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China Imported Record Amount of Soybeans in May; Ukraine Dam Explosion Ag Impacts Unfold

Reuters writer Dominique Patton reported yesterday that, “China imported a record 12.02 million tonnes of soybeans in May, up 24% on a year ago, Reuters calculations based on customs data showed, as cargoes delayed during last month’s strict inspections were finally unloaded at ports.

Soybean arrivals for the first five months of the year reached 42.31 million tonnes, up 11.2% year-on-year, the General Administration of Customs said on Wednesday.

And Bloomberg News reported today that, “China posted robust commodities imports in May, defying stutters in the wider economy, as buyers took advantage of weaker international prices and energy importers stocked up ahead of peak demand in the summer.”

Soybean imports hit a record after some cargoes stuck at ports due to tighter inspections finally cleared customs,” the article said.

Today’s article added that, “Edible oils fell from the previous month, but have still more than doubled over the year-to-date as catering and restaurant demand recovers after the pandemic.”

With respect to China’s wheat production, Reuters writers Qin Ningwei and Josh Arslan reported today that, “After two weeks of continuous heavy rains, a farmer surnamed Chen in China’s Henan province surveys bent stalks of saturated wheat in sodden fields that will take days to dry out before harvesting can start.

“The rains are also causing the kernels on his wheat crop to begin sprouting early, which, more crucially, means the grain will produce lower quality flour unsuitable for noodles or bread. That could mean a large chunk of the crop will end up being sold as less valuable animal feed, or even abandoned.”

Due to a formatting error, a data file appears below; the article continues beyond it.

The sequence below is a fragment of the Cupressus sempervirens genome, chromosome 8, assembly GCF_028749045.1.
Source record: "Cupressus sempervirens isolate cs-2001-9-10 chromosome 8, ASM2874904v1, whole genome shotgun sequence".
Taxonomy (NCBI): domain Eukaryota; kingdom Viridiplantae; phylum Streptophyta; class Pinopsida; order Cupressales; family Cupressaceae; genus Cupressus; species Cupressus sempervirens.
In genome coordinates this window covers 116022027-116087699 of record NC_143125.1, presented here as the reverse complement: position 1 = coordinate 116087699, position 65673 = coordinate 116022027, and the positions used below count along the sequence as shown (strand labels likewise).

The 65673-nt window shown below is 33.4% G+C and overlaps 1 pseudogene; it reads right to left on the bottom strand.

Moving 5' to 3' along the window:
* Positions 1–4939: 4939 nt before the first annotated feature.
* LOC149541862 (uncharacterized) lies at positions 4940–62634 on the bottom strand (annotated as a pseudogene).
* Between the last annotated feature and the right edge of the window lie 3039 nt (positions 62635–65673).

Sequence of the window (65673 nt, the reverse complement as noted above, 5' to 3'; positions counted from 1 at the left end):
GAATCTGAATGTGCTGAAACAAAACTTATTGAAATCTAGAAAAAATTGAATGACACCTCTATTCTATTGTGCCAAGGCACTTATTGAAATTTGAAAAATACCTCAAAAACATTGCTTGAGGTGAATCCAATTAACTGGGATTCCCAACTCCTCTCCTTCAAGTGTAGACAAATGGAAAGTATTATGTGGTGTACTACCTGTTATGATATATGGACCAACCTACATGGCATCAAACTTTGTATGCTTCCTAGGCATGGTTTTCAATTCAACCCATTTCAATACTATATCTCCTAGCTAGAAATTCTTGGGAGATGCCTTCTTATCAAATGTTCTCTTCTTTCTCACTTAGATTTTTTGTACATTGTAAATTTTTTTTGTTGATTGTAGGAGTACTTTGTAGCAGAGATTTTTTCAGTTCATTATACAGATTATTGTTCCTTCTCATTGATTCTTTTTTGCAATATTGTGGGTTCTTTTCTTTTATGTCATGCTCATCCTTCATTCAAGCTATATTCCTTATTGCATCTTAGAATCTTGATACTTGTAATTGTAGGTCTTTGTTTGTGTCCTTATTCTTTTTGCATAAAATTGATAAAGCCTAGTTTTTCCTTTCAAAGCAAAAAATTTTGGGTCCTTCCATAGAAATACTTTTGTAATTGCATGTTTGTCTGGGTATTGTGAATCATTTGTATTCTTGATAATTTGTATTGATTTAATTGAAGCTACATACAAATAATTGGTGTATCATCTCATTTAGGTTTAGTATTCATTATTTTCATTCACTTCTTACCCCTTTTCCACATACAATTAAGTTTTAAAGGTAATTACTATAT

The article explained that, “About one-third of China’s wheat is grown in Henan province, earning it the nickname the granary of China. With roughly 30 million metric tons expected to be affected nationally by the rains, out of a forecast bumper crop for all of China of 137 million metric tons, the losses may mean rising grain imports into the world’s biggest wheat consumer.”

World Agricultural Supply and Demand Estimates Report of May 12, 2023. Secretary’s Briefing- Interagency Commodity Estimates Committee Forecasts.

Also today, Bloomberg News reported that, “Sweltering temperatures across China are killing livestock and stretching power grids, an early heat wave that portends another summer of disruption for Asia’s industry and food supply.”

The article noted that, “The scorching weather is proving particularly dangerous to animals. Hundreds of pigs have been dying in Jiangsu province and farmed fish perished as water temperatures soared in Guangxi, according to reports in local media.”

More broadly regarding China, Demetri Sevastopulo reported today at the Financial Times Online that, “US secretary of state Antony Blinken will travel to China this month, in the latest sign that Beijing and Washington are beginning to stabilise a turbulent bilateral relationship that had sunk to the lowest point in decades.”

The Wall Street Journal (Page A9 – June 7, 2023).

Meanwhile, Yusuf Khan and Alistair MacDonald reported in today’s Wall Street Journal that, “The destruction of a major dam in Ukraine on Tuesday heaped further pressure on the country’s beleaguered agriculture sector, a major source of revenue for Kyiv, while sending prices of grains and other produce higher around the world.”